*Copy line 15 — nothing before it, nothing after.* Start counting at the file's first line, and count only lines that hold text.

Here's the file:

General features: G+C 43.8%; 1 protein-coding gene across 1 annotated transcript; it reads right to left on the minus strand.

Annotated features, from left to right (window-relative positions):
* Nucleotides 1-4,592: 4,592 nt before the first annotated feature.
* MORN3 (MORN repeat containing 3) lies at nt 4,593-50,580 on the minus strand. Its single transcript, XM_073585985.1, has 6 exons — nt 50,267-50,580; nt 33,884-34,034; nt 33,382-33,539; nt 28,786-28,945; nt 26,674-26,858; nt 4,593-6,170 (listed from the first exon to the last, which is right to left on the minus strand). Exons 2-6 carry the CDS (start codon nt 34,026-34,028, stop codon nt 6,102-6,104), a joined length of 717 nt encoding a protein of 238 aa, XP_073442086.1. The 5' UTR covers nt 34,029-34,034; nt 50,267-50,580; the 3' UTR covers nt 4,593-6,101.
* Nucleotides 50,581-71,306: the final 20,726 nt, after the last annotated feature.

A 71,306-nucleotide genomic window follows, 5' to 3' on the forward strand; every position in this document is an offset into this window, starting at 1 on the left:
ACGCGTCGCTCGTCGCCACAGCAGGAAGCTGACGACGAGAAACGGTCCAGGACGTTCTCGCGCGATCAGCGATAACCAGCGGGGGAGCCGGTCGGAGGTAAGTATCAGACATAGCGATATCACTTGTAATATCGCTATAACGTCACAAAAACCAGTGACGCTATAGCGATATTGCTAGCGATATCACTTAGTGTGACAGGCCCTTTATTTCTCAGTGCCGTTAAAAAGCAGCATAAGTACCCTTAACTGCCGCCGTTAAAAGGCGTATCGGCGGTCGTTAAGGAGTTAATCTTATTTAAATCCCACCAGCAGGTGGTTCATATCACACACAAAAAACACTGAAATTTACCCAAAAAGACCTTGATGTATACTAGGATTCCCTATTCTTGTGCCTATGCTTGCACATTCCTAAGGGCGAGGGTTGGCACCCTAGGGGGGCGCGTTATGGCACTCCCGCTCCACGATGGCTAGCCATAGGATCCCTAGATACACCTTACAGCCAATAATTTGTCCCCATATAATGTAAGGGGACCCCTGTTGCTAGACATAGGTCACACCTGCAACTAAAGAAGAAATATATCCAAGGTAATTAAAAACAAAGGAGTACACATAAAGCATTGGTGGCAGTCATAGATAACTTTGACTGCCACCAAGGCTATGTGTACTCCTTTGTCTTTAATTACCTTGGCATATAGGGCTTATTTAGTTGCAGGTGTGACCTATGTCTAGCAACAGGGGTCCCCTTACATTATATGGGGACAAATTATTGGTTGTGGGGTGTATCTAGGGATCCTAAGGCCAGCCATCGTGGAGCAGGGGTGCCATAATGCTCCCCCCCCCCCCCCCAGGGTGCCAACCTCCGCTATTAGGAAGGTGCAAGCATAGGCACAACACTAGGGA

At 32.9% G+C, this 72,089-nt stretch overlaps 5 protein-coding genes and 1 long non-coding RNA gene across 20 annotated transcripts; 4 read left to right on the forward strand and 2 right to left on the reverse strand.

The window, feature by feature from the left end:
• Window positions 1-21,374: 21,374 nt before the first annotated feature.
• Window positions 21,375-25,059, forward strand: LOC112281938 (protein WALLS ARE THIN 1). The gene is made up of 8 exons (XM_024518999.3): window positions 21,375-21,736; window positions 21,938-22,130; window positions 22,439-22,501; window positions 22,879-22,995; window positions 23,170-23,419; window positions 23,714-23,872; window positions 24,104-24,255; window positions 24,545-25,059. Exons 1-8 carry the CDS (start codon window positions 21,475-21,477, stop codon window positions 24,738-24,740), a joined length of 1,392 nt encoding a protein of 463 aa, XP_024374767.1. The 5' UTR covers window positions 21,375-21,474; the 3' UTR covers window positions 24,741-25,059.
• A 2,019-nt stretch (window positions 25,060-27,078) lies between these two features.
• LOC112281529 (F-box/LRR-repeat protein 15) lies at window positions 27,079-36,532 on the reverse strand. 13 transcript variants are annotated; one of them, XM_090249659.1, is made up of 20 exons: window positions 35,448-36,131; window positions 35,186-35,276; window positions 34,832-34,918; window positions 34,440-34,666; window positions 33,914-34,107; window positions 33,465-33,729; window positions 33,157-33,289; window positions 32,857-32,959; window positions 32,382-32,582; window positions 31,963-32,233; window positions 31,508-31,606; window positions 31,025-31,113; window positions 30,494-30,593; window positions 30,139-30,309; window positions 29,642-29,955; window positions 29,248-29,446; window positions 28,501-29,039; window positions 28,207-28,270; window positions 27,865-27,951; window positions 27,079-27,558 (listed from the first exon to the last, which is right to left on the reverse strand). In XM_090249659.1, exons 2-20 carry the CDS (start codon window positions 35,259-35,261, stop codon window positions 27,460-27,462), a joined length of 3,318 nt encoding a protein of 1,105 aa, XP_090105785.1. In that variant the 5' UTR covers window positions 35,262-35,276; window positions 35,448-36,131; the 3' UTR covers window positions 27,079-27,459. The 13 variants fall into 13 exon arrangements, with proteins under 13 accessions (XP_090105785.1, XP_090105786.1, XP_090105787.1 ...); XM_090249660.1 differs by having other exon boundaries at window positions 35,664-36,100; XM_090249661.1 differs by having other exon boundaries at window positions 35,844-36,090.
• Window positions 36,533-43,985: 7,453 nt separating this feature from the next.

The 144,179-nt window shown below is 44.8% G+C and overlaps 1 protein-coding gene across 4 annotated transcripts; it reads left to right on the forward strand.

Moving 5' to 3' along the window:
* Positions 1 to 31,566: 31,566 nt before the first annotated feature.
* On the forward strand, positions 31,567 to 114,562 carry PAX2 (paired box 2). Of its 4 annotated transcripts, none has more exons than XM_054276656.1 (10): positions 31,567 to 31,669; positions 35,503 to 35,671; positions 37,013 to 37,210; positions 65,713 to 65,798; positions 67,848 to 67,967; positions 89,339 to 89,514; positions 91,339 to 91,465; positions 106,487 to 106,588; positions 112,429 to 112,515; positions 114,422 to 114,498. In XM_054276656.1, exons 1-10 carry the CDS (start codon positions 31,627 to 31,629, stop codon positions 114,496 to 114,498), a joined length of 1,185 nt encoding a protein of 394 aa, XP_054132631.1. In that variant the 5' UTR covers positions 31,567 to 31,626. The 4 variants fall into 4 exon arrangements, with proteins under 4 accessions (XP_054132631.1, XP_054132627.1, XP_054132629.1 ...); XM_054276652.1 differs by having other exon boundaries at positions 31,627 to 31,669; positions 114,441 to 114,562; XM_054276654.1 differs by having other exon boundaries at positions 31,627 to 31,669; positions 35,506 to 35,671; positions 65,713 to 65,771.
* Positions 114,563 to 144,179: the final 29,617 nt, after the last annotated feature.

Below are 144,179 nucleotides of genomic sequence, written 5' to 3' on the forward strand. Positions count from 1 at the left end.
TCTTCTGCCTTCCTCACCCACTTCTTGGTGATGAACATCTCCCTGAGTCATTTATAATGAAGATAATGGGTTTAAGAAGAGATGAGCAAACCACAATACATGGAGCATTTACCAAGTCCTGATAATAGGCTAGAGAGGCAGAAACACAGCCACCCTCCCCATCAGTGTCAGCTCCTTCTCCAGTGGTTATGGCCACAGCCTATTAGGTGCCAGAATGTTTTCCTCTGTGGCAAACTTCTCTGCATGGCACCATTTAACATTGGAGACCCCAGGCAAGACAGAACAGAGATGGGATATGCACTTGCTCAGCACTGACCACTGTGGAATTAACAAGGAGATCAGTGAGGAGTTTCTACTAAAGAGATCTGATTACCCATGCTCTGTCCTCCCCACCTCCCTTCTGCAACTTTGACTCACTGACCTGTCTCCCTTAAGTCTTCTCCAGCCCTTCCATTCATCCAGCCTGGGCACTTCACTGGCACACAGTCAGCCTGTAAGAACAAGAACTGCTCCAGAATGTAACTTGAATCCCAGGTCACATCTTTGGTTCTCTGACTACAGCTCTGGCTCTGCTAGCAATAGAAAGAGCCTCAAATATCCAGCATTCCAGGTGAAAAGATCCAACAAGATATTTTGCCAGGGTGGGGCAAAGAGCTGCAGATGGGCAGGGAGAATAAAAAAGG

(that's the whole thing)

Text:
The 144,179-nt window shown below is 44.8% G+C and overlaps 1 protein-coding gene across 4 annotated transcripts; it reads left to right on the forward strand.